Kevin Kuros is Looking for answers in the case of the Pelletiers v. Children’s Hospital

A tragic story that we’ve been missing, but Kevin Kuros is looking for answers.

You may have missed the story of the Pelletier family.  I had, until I came to a bloggers get together in Alexandria this weekend and national blogger Fingers Malloy asked me about it.  FoxCT has some of the details.

The medical mystery and custody nightmare for these parents is blowing up nationally and going viral online.

At one point Wednesday, it was the number one most talked about topic on social media site twitter, according to

West Hartford’s Lou Pelletier has been battling to regain custody of Justina for more than a year now after he disagreed with a new diagnosis for his daughter by Boston Children’s Hospital doctors.

“She is at her breaking point, and we can’t stand anymore and allow this to happen,” said Lou Pelletier Thursday night on Fox News.

Despite a gag order issued by a judge in November, Lou and his wife, Linda Pelletier, are breaking their silence.

It remains unclear if what they are saying is, in fact, a violation of that gag order.

Due to the story now coming to light, Representtative Kevin Kuros asked for guidance from the Massachusetts House Counsel.  After the jump you will see a Facebook post from Kevin and the guidance he received.

Getting many calls, emails and FB messages about the Pelletier family’s horrible situation where their daughter was visiting Children’s hospital and was put under state custody. Many people are reaching out to their legislators asking us to do something, with the “something” being unclear what it can or should be.

So, I had a lengthy conversation with House Counsel on Wed to discuss what if anything could be done. A summary, in no particular order, and with the disclaimer that I am not an attorney:

(i) A co-equal branch of government (the judiciary) made a determination on a case using the process and guidelines established by the legislature. The legislature is designed to be methodical and deliberative, while the judiciary is designed to responsive on a case by case basis and interpret the guidelines put in place by the legislature.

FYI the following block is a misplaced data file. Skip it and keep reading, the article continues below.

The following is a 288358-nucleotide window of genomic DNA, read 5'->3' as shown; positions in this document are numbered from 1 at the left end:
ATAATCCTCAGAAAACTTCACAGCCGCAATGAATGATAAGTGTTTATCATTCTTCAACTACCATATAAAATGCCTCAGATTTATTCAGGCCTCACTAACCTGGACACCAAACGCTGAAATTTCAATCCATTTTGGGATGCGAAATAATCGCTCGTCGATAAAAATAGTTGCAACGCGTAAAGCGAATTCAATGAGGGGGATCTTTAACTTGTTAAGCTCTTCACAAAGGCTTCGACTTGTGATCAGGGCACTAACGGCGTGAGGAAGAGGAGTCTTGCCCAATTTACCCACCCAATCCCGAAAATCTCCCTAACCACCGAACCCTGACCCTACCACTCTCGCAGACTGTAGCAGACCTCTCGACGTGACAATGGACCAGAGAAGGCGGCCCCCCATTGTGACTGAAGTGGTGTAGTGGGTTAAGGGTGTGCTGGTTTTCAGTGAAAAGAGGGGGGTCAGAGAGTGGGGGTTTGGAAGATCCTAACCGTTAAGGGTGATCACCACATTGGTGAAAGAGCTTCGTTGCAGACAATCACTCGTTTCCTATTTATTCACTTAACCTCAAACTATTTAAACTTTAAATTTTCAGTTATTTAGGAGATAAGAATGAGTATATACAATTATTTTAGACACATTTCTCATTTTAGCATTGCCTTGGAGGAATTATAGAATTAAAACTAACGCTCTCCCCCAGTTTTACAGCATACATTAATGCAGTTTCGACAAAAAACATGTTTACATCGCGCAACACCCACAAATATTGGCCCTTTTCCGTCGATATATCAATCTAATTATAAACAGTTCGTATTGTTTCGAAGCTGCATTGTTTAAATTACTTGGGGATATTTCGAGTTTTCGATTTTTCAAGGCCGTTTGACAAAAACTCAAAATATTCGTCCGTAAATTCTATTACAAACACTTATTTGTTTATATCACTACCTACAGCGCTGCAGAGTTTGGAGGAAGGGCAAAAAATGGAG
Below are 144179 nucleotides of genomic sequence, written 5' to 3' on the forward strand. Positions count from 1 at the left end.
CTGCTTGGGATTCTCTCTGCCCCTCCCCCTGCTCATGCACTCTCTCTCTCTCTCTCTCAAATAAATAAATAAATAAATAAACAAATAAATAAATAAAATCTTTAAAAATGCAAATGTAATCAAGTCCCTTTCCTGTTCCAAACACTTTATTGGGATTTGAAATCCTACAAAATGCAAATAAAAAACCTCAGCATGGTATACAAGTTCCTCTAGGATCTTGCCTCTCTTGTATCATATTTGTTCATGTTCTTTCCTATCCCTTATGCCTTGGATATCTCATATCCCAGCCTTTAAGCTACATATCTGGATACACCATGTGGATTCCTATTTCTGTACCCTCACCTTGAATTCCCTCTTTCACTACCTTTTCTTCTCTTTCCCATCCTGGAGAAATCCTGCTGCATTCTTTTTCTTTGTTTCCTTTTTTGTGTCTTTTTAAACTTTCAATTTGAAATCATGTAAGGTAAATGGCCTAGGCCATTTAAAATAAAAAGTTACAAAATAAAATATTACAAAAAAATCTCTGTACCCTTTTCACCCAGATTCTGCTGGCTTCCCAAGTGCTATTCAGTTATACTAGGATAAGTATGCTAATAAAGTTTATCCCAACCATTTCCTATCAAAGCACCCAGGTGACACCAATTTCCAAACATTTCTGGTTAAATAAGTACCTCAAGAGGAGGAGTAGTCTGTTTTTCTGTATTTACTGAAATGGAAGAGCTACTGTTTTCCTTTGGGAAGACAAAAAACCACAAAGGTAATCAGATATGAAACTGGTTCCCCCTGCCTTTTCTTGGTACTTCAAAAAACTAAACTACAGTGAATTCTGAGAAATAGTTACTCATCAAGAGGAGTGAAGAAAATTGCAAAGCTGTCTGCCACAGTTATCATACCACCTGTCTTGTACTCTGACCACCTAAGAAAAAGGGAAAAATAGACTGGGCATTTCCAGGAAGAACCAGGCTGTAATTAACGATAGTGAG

(ii) Children’s Hospital is one of if not the best children’s hospitals in the country. They do not make a habit of requesting protective custody if they do not feel it is warranted. The easiest thing in the world for Children’s to do would be to release the child to the parents to return to CT and wash their hands of it. They feel strongly enough about their diagnosis that they are willing to weather the storm of negative publicity.

(iii) At the heart of this situation is a difference of opinion in diagnosis. Everyone has been lead by the media to believe that Children’s is wrong and that Tuft’s and the parents are right. The truth is that none of us knows who is right or wrong, despite the heartache of the parents.

(iv) The one impartial person who has heard all sides of this (the judge) has sided with Children’s. These are not easy decisions to make. For example, in a divorce case the child may want to live with the father. The father may want the child. The mother may not want the child, but if the father is an alcoholic and unable to provide for the child the judge may award custody to the mother which makes none of the three of them happy but in the opinion of the judge is in the best interest of the child.

(v) In cases like these, the child is assigned a Guardian Ad Litem, whose sole job is to advocate for the best interest of the Child. Not the parents, not Children’s, not Tuft’s, not the State’s interest. The Child’s.

(vi) The House could call an oversight hearing via the Post Audit and Oversight committee. This would be window dressing. Because any pertinent information would be protected under Federal HIPAA laws and could not be discussed without seeking a receiving permission to waive privacy prior to the hearing. But even if the House held a hearing and found misconduct, we’d have no jurisdictional authority to do anything about it.

(vii) A grand jury could theoretically be empaneled to investigate it, but there would need to be a legal presentment of criminal activity. Again, this is a disagreement about diagnosis. While parental rights come into play, in lieu of any criminal charges being filed by someone with standing in the case, there is little that can be done.

(viii) One of the only legislative remedies (for the future) might be to increase the frequency with which legal review of court mandated guardianships must be performed. However, this doesn’t happen in a vacuum and we must recognize that it would create additional strain on the court system. There are 7000 kids under DCF care in the state so we’d be dramatically increasing caseload in response to this case when the process works exactly as designed more often than not.

There’s probably more, but that touches on the main points of my discussion with House Counsel and other conversations I’ve had on this very sensitive, disturbing case.

Not the answers most people want to hear, but I hope it sheds light on the complexity of the issue. And just for the record, I am far from a defender of DCF’s recent track record, as I was one of 24 legislators who recently called for the resignation of the DCF commissioner.



There will be more to come from this story I’m sure.

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